Opinion Review
Copyright ©The Author(s) 2022. Published by Baishideng Publishing Group Inc. All rights reserved.
World J Gastroenterol. Oct 21, 2022; 28(39): 5658-5665
Published online Oct 21, 2022. doi: 10.3748/wjg.v28.i39.5658
Risk factors for small intestinal adenocarcinomas that are common in the proximal small intestine
Shunji Fujimori, Ryohei Hamakubo, Aitoshi Hoshimoto, Takayoshi Nishimoto, Jun Omori, Naohiko Akimoto, Shu Tanaka, Atsushi Tatsuguchi, Katsuhiko Iwakiri
Shunji Fujimori, Ryohei Hamakubo, Department of Gastroenterology, Chiba Hokusoh Hospital, Nippon Medical School, Chiba 270-1694, Japan
Aitoshi Hoshimoto, Takayoshi Nishimoto, Jun Omori, Naohiko Akimoto, Atsushi Tatsuguchi, Katsuhiko Iwakiri, Department of Gastroenterology, Nippon Medical School, Graduate School of Medicine, Tokyo 113-8603, Japan
Shu Tanaka, Department of Gastroenterology, Tama-Nagayama Hospital, Nippon Medical School, Tokyo 206-0025, Japan
Author contributions: Fujimori S contributed to the writing of this paper; Hamakubo R, Hoshimoto A, Nishimoto T, Omori J, and Tanaka S performed the small intestinal examinations; Akimoto N and Tatsuguchi A conducted the pathological examinations; Iwakiri K gave advice for the writing of the paper.
Conflict-of-interest statement: All the authors report no relevant conflicts of interest for this article.
Open-Access: This article is an open-access article that was selected by an in-house editor and fully peer-reviewed by external reviewers. It is distributed in accordance with the Creative Commons Attribution NonCommercial (CC BY-NC 4.0) license, which permits others to distribute, remix, adapt, build upon this work non-commercially, and license their derivative works on different terms, provided the original work is properly cited and the use is non-commercial. See: https://creativecommons.org/Licenses/by-nc/4.0/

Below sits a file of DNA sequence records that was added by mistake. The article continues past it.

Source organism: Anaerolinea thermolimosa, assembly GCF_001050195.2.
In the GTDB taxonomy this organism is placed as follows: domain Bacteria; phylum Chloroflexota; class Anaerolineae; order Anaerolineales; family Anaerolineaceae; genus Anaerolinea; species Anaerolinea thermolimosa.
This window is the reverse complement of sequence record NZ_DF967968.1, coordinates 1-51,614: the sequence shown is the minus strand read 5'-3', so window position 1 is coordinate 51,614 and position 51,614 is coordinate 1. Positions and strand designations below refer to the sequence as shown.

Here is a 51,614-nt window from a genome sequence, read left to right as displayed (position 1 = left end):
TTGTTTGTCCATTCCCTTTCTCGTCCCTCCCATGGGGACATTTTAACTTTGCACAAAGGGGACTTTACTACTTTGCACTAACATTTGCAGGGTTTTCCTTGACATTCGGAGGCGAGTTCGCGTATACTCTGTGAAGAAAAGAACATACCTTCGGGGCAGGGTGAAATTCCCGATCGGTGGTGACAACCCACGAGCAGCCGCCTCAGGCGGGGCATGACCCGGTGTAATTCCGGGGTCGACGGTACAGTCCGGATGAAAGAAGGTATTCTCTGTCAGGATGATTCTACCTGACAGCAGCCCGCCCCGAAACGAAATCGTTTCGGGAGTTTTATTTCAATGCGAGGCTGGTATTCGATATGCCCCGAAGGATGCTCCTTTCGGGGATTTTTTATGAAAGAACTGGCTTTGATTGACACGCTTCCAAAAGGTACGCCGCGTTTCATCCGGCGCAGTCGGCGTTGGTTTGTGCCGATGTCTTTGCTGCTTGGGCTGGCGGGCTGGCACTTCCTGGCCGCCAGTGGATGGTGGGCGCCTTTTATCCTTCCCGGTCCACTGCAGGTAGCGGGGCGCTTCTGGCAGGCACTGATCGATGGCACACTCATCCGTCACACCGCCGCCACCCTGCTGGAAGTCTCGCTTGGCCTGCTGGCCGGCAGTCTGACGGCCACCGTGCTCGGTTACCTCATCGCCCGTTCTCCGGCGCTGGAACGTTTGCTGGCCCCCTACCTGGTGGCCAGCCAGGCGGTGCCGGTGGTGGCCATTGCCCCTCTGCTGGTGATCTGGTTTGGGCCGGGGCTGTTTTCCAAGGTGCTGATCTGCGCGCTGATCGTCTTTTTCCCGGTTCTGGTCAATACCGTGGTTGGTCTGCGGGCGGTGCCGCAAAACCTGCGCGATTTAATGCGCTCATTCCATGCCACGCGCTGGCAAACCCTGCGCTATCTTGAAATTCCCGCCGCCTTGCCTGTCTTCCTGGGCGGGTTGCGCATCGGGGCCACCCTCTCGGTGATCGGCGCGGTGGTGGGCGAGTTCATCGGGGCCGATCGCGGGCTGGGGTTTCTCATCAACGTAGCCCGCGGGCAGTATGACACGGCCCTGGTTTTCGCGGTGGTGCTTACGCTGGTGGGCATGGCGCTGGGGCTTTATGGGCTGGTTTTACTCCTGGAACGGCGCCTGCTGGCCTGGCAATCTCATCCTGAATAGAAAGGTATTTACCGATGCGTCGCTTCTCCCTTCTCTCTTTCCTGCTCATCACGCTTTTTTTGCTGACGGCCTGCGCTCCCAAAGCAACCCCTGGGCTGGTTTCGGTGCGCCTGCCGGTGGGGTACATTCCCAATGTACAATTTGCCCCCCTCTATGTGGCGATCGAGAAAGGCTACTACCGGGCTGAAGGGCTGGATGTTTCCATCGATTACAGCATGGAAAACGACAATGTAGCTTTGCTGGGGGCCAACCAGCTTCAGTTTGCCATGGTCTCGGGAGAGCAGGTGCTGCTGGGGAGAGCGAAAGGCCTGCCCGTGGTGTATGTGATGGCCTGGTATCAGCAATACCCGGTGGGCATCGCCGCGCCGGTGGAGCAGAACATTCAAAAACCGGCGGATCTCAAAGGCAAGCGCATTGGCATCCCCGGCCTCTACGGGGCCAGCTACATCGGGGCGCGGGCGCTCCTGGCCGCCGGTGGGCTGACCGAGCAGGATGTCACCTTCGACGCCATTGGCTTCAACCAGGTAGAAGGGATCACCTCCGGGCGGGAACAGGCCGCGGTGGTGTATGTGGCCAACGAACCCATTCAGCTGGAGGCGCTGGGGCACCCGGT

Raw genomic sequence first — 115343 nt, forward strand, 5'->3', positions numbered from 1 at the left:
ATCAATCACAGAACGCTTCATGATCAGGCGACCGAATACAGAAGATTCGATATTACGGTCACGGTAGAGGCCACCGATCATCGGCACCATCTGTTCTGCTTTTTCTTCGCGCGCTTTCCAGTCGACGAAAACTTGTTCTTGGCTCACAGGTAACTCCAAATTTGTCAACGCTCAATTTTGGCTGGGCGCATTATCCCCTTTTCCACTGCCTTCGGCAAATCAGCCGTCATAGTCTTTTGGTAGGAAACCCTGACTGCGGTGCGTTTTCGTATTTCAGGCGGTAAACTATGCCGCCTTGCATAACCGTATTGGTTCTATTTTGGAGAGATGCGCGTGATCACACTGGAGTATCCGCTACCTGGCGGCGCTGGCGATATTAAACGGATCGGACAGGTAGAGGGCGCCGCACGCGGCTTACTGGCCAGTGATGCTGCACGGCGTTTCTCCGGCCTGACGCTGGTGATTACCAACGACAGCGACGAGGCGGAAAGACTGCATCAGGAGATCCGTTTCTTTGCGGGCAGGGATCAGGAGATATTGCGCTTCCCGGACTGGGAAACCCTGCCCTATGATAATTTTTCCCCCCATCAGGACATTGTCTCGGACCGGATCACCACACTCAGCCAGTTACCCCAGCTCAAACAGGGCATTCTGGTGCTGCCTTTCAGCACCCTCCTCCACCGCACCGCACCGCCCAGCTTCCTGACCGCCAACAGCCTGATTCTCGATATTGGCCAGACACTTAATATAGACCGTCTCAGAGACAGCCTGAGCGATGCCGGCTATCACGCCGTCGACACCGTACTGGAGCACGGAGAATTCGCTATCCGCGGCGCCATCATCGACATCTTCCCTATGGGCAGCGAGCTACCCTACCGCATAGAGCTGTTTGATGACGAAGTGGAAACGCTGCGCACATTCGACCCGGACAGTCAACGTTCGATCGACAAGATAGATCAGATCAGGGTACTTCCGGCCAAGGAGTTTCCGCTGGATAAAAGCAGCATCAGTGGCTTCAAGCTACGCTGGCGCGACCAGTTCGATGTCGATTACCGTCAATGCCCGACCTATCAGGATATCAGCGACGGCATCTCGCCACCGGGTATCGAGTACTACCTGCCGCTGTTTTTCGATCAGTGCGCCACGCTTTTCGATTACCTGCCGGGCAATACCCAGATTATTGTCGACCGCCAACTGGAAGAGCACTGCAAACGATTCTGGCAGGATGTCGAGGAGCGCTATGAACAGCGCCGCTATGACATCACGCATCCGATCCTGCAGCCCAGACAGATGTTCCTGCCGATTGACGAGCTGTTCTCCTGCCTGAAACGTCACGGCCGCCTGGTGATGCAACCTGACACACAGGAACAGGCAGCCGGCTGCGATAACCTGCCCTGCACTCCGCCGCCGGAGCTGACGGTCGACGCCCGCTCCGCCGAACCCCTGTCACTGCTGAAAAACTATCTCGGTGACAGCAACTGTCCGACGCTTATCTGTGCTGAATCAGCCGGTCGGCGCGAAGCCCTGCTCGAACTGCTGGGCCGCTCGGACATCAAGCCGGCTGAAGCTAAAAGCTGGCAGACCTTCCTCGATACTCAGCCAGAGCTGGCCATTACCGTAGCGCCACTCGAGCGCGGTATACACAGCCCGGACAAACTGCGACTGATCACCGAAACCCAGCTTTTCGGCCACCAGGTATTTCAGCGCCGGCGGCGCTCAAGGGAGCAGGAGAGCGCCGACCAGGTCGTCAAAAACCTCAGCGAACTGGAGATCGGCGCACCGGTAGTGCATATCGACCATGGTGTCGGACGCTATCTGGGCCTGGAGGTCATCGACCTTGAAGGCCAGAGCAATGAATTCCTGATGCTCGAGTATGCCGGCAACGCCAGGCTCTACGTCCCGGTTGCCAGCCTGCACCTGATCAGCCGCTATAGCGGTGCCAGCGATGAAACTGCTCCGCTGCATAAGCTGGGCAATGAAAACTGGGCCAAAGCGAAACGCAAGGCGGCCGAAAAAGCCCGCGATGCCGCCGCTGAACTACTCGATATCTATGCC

Corresponding author: Shunji Fujimori, AGAF, MD, PhD, Director, Department of Gastroenterology, Chiba Hokusoh Hospital, Nippon Medical School, 1715 Kamagari, Inzai-City, Chiba 270-1694, Japan. s-fujimori@nms.ac.jp
Received: August 5, 2022
Peer-review started: August 5, 2022
First decision: September 8, 2022
Revised: September 18, 2022
Accepted: October 11, 2022
Article in press: October 11, 2022
Published online: October 21, 2022

The frequency of primary small intestinal adenocarcinoma is increasing but is still low. Its frequency is approximately 3% of that of colorectal adenocarcinoma. Considering that the small intestine occupies 90% of the surface area of the gastrointestinal tract, small intestinal adenocarcinoma is very rare. The main site of small intestinal adenocarcinoma is the proximal small intestine. Based on this characteristic, dietary animal proteins/lipids and bile concentrations are implicated and reported to be involved in carcinogenesis. Since most nutrients are absorbed in the proximal small intestine, the effect of absorbable intestinal content is a suitable explanation for why small intestinal adenocarcinoma is more common in the proximal small intestine. The proportion of aerobic bacteria is high in the proximal small intestine, but the absolute number of bacteria is low. In addition, the length and density of villi are greater in the proximal small intestine. However, the involvement of villi is considered to be low because the number of small intestinal adenocarcinomas is much smaller than that of colorectal adenocarcinomas. On the other hand, the reason for the low incidence of small intestinal adenocarcinoma in the distal small intestine may be that immune organs reside there. Genetic and disease factors increase the likelihood of small intestinal adenocarcinoma. In carcinogenesis experiments in which the positions of the small and large intestines were exchanged, tumors still occurred in the large intestinal mucosa more often. In other words, the influence of the intestinal contents is small, and there is a large difference in epithelial properties between the small intestine and the large intestine. In conclusion, small intestinal adenocarcinoma is rare compared to large intestinal adenocarcinoma due to the nature of the epithelium. It is reasonable to assume that diet is a trigger for small intestinal adenocarcinoma.

Keywords: Small intestine, Large intestine, Adenocarcinoma, Risk factor, Carcinogenesis

Core Tip: When investigating the risk factors for small intestinal adenocarcinoma, an important point to note is that small intestinal adenocarcinoma is often found in the proximal small intestine. Intestinal contents remain in the ileum longer than in the jejunum, so poorly absorbed food is unlikely to be a carcinogenic factor. Animal proteins and lipids, bile concentrations, and aerobic bacteria, which are thought to be concentrated in the proximal small intestine, may be carcinogens in the small intestine. Since small intestinal adenocarcinoma is much rarer than colorectal adenocarcinoma, it is unlikely that small intestinal villi are involved in carcinogenesis.